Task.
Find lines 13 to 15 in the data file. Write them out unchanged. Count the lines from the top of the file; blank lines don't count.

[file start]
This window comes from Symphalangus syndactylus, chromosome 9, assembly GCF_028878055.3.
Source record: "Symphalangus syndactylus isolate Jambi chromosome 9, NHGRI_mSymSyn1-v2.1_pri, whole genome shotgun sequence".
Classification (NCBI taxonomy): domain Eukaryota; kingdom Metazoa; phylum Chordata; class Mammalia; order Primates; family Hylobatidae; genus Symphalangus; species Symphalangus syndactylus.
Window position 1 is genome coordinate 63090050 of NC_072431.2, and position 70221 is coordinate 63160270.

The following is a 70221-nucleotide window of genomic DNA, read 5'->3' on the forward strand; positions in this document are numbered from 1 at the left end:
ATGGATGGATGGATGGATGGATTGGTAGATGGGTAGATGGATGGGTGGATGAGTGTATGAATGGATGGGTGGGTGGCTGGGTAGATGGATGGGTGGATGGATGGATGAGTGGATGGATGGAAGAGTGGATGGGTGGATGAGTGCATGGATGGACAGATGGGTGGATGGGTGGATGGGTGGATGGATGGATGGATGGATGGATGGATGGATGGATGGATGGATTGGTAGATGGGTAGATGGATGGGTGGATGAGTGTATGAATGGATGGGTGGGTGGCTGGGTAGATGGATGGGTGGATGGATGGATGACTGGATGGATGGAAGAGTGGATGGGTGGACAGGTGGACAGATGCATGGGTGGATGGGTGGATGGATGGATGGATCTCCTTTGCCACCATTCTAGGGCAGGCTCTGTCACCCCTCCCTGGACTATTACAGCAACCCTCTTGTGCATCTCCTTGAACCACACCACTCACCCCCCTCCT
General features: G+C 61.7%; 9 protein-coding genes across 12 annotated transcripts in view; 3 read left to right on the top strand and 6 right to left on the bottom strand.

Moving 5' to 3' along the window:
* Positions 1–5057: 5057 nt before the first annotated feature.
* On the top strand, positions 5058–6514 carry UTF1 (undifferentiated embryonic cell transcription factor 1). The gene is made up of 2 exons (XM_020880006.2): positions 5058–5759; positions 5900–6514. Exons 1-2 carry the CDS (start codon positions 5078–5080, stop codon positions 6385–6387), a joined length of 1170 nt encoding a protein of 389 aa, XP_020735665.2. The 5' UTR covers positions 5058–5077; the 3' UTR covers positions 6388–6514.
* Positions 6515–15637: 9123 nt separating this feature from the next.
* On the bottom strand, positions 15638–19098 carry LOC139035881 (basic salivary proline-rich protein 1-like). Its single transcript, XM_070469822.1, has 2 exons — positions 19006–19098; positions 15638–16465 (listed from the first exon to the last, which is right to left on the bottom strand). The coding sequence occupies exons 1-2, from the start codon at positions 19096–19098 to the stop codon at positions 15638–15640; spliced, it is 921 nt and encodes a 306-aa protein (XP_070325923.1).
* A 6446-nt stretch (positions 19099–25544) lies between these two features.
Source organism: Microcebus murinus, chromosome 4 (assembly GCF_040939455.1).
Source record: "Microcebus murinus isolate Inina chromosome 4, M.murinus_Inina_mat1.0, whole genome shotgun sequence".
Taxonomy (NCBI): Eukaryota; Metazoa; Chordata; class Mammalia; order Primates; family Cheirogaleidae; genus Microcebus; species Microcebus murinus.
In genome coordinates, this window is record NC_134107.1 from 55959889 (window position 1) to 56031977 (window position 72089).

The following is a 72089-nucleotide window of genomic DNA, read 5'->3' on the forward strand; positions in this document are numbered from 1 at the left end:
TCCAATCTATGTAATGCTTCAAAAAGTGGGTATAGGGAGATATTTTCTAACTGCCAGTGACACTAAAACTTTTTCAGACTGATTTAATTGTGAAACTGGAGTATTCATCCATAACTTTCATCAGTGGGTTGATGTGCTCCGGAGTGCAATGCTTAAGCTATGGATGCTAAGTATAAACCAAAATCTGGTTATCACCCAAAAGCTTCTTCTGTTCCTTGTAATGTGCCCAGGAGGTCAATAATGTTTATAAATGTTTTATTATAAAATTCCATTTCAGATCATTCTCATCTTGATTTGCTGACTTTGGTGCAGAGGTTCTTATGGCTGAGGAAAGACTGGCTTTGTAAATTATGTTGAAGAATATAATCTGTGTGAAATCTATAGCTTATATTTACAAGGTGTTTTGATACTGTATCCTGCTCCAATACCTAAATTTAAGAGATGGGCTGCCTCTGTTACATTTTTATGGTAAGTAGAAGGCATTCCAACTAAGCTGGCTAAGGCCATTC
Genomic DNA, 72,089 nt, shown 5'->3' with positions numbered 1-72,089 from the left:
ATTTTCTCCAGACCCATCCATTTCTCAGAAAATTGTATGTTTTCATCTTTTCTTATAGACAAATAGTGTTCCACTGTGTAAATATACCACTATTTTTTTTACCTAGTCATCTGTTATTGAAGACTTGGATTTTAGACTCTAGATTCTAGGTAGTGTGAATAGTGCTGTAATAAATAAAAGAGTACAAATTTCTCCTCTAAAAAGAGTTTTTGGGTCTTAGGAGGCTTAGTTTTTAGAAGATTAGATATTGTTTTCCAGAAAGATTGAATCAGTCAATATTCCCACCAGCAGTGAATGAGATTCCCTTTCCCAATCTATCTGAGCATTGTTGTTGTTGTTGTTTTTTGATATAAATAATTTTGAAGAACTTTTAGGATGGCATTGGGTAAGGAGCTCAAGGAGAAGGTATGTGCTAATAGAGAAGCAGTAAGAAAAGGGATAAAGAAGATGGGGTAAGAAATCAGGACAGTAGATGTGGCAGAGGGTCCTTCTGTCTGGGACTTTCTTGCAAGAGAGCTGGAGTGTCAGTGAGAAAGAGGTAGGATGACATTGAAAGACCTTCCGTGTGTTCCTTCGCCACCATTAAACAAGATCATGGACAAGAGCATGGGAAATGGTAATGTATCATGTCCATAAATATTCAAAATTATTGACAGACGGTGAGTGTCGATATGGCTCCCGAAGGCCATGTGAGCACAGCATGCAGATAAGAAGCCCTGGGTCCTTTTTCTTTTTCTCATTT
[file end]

* A 6446-nt stretch (positions 19099–25544) lies between these two features.
Source organism: Microcebus murinus, chromosome 4 (assembly GCF_040939455.1).
Source record: "Microcebus murinus isolate Inina chromosome 4, M.murinus_Inina_mat1.0, whole genome shotgun sequence".